Africa Wins Again By Glaeser Conradie

It was unusually cold that Thursday night on 9 August 2001. The riverine forest was showing signs of the harsh winter. The cathedral like arches, consisting mainly of mopane, African ebony, tamarind and Natal mahogany, was misty, and the only noise to be heard was the staccato huh-huh sounds of the hippo’s as they were leaving the water.

Fun, exciting, strategic, adventurous…..and deadly. Poaching is no light thing in Africa (read on)

Luambe is situated in the Luangwa Valley, between the South and North Luangwa National Parks. It is a piece of paradise and I was tasked with management of the Luangwa Wilderness Lodge (the only Lodge in the Park). I arrived in April 2001 and my brief was to manage the camp, entertain the guests, conduct the game drives, and undertake anti-poaching exercises. Coming from the heart of the Wineland, Stellenbosch, this was all very new and exciting to me. As I mentioned earlier I was here because I wanted to be here, but every day was proving to be a fast pitch on a quick learning curve. Especially that night . . .

For some unknown reason the twelve staff members, from the local Chewo tribe, and I were sitting in the Lodge’s little kitchen in the head nodding hours of the night. The tiny kitchen was made of reeds and wood, like everything else in the camp. One of the conditions of our operating license is that everything must be made from natural material from the region.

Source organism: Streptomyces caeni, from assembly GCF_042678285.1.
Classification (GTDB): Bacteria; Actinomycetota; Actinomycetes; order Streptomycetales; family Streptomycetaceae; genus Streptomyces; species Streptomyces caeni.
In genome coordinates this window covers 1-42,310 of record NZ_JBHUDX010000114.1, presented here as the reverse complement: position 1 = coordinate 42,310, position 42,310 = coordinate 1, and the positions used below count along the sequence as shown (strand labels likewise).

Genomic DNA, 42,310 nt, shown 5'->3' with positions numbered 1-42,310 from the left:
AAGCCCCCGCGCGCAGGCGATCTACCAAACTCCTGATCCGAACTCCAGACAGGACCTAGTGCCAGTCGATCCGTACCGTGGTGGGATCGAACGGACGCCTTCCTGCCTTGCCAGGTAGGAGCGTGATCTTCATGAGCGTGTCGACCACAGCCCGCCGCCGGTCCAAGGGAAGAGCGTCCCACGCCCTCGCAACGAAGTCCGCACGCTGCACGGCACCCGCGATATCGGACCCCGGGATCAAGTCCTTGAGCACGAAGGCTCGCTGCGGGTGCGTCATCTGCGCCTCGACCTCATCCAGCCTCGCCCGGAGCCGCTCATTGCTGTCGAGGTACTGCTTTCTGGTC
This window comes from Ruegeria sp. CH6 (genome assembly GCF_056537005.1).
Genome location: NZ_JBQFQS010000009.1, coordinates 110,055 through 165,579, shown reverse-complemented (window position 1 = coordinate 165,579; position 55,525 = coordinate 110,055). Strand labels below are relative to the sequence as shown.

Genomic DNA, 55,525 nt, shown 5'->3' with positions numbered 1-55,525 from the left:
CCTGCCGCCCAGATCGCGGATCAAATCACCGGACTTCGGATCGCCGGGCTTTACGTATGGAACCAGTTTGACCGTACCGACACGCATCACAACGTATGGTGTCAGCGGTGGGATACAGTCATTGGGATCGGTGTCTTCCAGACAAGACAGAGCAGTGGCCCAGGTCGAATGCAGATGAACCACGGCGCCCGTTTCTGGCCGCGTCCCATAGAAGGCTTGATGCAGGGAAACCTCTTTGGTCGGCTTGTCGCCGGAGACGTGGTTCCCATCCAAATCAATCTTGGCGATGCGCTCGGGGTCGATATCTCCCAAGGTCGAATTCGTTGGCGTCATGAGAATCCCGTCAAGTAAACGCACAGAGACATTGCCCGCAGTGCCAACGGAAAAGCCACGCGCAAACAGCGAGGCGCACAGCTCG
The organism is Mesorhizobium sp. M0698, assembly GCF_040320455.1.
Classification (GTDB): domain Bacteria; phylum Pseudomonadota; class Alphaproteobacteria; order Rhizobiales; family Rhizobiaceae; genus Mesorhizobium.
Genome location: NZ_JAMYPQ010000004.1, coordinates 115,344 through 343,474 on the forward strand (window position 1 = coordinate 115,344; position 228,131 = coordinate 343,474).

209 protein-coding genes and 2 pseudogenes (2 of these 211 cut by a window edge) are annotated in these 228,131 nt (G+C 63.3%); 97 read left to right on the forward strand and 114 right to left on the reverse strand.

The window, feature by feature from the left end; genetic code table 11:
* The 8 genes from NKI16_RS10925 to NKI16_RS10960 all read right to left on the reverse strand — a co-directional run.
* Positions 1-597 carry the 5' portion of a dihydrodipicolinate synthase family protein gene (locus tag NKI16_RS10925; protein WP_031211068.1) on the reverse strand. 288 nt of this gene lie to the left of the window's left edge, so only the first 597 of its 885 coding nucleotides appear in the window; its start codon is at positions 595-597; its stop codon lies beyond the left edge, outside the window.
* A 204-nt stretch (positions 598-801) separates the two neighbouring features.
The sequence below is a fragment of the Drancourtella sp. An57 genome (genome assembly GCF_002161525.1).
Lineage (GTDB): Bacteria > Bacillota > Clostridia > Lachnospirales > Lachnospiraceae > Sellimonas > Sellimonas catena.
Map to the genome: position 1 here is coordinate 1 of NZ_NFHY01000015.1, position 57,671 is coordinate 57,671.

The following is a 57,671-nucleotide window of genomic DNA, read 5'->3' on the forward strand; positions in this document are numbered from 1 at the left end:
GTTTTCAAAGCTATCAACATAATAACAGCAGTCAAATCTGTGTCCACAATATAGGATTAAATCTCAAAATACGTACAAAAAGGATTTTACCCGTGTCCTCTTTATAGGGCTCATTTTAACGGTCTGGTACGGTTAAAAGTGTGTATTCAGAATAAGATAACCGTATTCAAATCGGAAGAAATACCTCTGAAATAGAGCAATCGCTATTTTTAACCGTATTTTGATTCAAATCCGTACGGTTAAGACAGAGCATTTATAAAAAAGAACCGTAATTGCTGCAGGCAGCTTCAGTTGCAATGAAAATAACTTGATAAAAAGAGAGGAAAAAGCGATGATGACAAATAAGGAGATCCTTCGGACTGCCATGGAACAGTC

The government anti-poaching scout on duty that night, armed with an AK47, had joined us and was eager to sit close to the fire with the rest of us. Maybe he suspected what was about to happen, or it could be that he was just cold, but somehow we all sensed something was about to happen.

Nabbing the poachers can yeild different types of firearms, as seen here

And it did when at about 9 o’clock we heard the sound of shots from the direction of the Chipuka Plains. For you who have not been to Zambia I need to explain. People there generally do not own firearms and there is hardly any noise at night, apart from those of Mother Nature. You can imagine the noise a gunshot makes in this quiet natural setting.

An icy silence followed the sound of shots. The scout and I looked at one another. In an unspoken moment we realized that it was too risky to investigate at night. Poachers sometimes work in groups of twenty or more, coming from the local villages of Lundazi. The poachers know a jail sentence of at least 6 years awaited them if they were caught, and they will not hesitate to resist capture!

Given what’s at stake (their lives), poachers are known to fight, and kill, to avoid capture.

Although I am a professional hunter in South Africa, I was not registered in Zambia and thus not allowed to carry a rifle or a side arm. All I had was a “knopkierie,” a round-tipped stick one of the Madalas (old man) made for me from Mopane wood. The “kierie” has been handy a few times already when I had to deal with the odd snake in the footpath or the stray poachers. I might have been fooling myself, but I felt safer carrying it.

We knew that the “knopkierie” and one AK47 was not enough firepower, and that we needed back-up from the Anti-Poaching Unit head office at Janjusi, about a 45 minute drive away. I loaded the staff and the guard into the Land Cruiser and we set off for Janjusi at speed.

Upon our arrival the officer on duty informed us that there were no scouts available and, in the typical African concept of time, that we should return the next morning at 5 AM. By then, of course, it would be too late. Frustrated and angry we left. We have a saying in Africa: AWA or Africa Wins Again.

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